The Hardware BIOS
BIOS stands for Basic Input Output System and it is a small program and memory area, held in semi-permanent memory on the motherboard. There are two main parts to this:
An area holding the basic hardware configuration. This is normally held in CMOS memory (-so it can be changed), and the contents are maintained by power from the silver-oxide battery on the motherboard. If this battery is removed - or dies - then this information is all lost and the BIOS will revert to it's defaults
Basic programs to:
Execute the Power On Self Test (POST), which checks all the hardware components prior to allowing access to the BIOS Setup. If any errors are found, they are displayed to the user (-or communicated by a number of beeps, in case the problem is with the display system) and the BIOS halts. The only way past this is to identify the problem, fix it and reboot
Allow the user to view and alter the stored hardware configuration data (-aka BIOS Setup) if a particular key is pressed prior to the initiation of the boot sequence. The window of opportunity is slight so you need to watch the screen for the prompt (-which is normally displayed on the BIOS splash page)
Once the POST is complete, the BIOS transfers control to any program identified in the boot sector on one of the available drives. For machines running Linux, this will be a version of the GRUB loader
These are normally stored in Flash memory and can be updated (-or flashed) if required (-normally, this would be only if problems are encountered)
BIOS programs are not normally directly written by the motherboard manufacturer: virtually without exception, they are instead licenced from one of the dedicated BIOS producers, normally one of the following three:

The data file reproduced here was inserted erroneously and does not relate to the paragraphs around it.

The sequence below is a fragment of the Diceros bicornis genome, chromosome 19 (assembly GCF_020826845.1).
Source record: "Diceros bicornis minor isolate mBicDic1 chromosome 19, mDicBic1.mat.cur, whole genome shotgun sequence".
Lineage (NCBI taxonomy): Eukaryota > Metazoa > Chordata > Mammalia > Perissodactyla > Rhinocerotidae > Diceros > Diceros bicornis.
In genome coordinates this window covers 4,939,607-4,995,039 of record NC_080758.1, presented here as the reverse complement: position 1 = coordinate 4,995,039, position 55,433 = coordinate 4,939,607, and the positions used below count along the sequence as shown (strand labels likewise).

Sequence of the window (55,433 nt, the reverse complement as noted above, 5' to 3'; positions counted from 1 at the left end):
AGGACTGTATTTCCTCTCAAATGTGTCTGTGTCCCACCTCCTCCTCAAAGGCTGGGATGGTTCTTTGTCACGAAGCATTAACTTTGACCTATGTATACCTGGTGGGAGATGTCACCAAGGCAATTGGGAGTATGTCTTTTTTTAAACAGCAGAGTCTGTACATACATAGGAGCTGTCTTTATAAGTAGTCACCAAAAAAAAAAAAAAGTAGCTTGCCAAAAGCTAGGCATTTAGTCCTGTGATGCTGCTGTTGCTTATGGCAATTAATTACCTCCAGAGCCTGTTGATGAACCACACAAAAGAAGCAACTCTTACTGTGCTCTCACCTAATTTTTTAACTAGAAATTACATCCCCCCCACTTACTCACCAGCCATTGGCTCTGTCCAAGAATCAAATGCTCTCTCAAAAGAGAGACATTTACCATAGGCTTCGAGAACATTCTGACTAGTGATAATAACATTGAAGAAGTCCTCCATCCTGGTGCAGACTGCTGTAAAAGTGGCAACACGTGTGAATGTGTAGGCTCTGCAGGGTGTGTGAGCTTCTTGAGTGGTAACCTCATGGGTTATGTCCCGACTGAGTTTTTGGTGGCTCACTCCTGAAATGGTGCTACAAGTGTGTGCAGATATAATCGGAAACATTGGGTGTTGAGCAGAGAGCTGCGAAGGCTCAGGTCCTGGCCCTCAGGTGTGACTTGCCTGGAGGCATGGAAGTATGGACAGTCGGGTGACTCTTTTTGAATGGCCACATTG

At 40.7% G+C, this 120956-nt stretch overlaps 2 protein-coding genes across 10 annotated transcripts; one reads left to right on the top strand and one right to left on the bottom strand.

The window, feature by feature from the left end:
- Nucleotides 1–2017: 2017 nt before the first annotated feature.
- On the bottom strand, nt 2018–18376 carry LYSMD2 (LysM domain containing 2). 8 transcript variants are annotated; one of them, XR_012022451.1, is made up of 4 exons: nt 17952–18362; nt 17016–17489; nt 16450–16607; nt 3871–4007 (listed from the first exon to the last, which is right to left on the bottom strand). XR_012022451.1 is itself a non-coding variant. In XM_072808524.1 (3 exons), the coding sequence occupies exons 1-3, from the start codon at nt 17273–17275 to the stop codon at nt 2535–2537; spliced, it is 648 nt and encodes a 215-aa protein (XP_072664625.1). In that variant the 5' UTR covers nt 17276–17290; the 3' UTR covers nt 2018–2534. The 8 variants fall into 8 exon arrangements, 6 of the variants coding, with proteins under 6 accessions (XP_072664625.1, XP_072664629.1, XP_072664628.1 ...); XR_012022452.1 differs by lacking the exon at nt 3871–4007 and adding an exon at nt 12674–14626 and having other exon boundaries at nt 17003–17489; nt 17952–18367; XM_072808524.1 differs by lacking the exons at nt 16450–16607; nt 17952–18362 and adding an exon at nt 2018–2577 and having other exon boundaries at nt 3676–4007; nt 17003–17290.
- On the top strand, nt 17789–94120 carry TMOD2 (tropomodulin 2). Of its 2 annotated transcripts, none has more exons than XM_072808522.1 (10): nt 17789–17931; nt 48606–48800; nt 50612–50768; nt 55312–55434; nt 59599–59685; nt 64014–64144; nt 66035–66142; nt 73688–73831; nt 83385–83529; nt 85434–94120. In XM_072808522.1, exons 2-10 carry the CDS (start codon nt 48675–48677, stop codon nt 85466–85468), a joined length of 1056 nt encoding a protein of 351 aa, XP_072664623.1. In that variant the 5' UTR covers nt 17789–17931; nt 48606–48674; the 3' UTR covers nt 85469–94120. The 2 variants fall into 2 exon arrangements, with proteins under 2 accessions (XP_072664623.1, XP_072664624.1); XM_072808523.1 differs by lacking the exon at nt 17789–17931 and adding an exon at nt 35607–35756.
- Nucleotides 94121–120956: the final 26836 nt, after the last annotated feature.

- American Megatrends Inc (AMI BIOS)
The BIOS provided by each manufacturer all look slightly different, but all provide similar functionality. For example, they all use a text based menu system to view and edit the hardware configuration data but the look and feel is (slightly) different in each - as is the key pressed to enter the setup program: for example, in AMI BIOS, it is entered by pressing the "Delete" key.
These days, each BIOS has pretty good support for automatically detecting the hardware installed in a system. This means that very little change needs to be made to the default hardware configuration, even when building a new PC. The BIOS now has the capability to detect exactly which CPU, chipset, drives, memory, etc, are connected to the PC, so many users will just be able to run their PC, directly out of the box, without ever having to enter the BIOS Setup program.
The only reason, then, to alter the default configuration, is if you need to tweak performance or deal with some errant piece of hardware. Examples are:
If dual-booting with Windows XP, you may need to configure the Drives to use IDE mode and not the newer AHCI mode, which XP does not seem to support
You may need to update the boot order to identify the correct drive(s) to search for a bootable O/S (-in Linux, this would be the device where the /boot filesystem resides)
If you feel confident enough to extract a few more cycles from your processor, you can change the CPU settings and try overclocking by overriding the default CPU settings